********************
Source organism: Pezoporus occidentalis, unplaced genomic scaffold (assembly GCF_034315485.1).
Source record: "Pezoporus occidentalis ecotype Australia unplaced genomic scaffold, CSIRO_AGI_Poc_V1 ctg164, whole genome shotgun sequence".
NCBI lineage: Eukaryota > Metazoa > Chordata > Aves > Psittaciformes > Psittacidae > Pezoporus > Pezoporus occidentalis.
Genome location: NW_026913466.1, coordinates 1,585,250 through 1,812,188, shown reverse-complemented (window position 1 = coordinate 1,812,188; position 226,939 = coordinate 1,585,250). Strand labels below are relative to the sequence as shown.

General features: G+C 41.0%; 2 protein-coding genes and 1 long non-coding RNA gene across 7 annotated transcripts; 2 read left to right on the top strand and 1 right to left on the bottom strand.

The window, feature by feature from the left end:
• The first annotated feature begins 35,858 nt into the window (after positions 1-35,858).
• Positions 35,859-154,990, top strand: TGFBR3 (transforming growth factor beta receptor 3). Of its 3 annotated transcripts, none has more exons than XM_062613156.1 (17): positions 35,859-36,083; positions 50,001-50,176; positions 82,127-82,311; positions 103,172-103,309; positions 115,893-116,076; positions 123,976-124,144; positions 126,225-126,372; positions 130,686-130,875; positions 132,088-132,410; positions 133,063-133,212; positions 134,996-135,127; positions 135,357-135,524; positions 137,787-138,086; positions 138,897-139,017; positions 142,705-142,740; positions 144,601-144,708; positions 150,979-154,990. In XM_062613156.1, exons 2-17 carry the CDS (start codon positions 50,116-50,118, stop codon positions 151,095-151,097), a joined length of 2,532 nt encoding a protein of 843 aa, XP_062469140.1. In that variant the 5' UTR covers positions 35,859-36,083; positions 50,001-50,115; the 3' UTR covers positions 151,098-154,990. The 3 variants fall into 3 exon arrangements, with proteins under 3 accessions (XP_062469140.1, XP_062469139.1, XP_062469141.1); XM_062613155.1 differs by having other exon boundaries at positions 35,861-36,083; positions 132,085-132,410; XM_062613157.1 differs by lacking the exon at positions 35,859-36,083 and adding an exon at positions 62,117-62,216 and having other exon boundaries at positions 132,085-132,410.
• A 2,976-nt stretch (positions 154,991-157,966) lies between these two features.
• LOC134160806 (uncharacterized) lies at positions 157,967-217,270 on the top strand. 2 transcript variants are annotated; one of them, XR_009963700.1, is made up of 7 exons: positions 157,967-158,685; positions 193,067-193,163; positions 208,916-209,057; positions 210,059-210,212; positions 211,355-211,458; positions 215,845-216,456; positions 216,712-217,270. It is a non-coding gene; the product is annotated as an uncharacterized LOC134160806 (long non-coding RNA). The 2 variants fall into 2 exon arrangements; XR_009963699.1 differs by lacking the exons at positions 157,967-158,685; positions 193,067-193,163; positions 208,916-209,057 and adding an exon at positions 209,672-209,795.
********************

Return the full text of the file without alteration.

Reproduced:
Source organism: Pezoporus occidentalis, unplaced genomic scaffold (assembly GCF_034315485.1).
Source record: "Pezoporus occidentalis ecotype Australia unplaced genomic scaffold, CSIRO_AGI_Poc_V1 ctg164, whole genome shotgun sequence".
NCBI lineage: Eukaryota > Metazoa > Chordata > Aves > Psittaciformes > Psittacidae > Pezoporus > Pezoporus occidentalis.
Genome location: NW_026913466.1, coordinates 1,585,250 through 1,812,188, shown reverse-complemented (window position 1 = coordinate 1,812,188; position 226,939 = coordinate 1,585,250). Strand labels below are relative to the sequence as shown.

General features: G+C 41.0%; 2 protein-coding genes and 1 long non-coding RNA gene across 7 annotated transcripts; 2 read left to right on the top strand and 1 right to left on the bottom strand.

The window, feature by feature from the left end:
• The first annotated feature begins 35,858 nt into the window (after positions 1-35,858).
• Positions 35,859-154,990, top strand: TGFBR3 (transforming growth factor beta receptor 3). Of its 3 annotated transcripts, none has more exons than XM_062613156.1 (17): positions 35,859-36,083; positions 50,001-50,176; positions 82,127-82,311; positions 103,172-103,309; positions 115,893-116,076; positions 123,976-124,144; positions 126,225-126,372; positions 130,686-130,875; positions 132,088-132,410; positions 133,063-133,212; positions 134,996-135,127; positions 135,357-135,524; positions 137,787-138,086; positions 138,897-139,017; positions 142,705-142,740; positions 144,601-144,708; positions 150,979-154,990. In XM_062613156.1, exons 2-17 carry the CDS (start codon positions 50,116-50,118, stop codon positions 151,095-151,097), a joined length of 2,532 nt encoding a protein of 843 aa, XP_062469140.1. In that variant the 5' UTR covers positions 35,859-36,083; positions 50,001-50,115; the 3' UTR covers positions 151,098-154,990. The 3 variants fall into 3 exon arrangements, with proteins under 3 accessions (XP_062469140.1, XP_062469139.1, XP_062469141.1); XM_062613155.1 differs by having other exon boundaries at positions 35,861-36,083; positions 132,085-132,410; XM_062613157.1 differs by lacking the exon at positions 35,859-36,083 and adding an exon at positions 62,117-62,216 and having other exon boundaries at positions 132,085-132,410.
• A 2,976-nt stretch (positions 154,991-157,966) lies between these two features.
• LOC134160806 (uncharacterized) lies at positions 157,967-217,270 on the top strand. 2 transcript variants are annotated; one of them, XR_009963700.1, is made up of 7 exons: positions 157,967-158,685; positions 193,067-193,163; positions 208,916-209,057; positions 210,059-210,212; positions 211,355-211,458; positions 215,845-216,456; positions 216,712-217,270. It is a non-coding gene; the product is annotated as an uncharacterized LOC134160806 (long non-coding RNA). The 2 variants fall into 2 exon arrangements; XR_009963699.1 differs by lacking the exons at positions 157,967-158,685; positions 193,067-193,163; positions 208,916-209,057 and adding an exon at positions 209,672-209,795.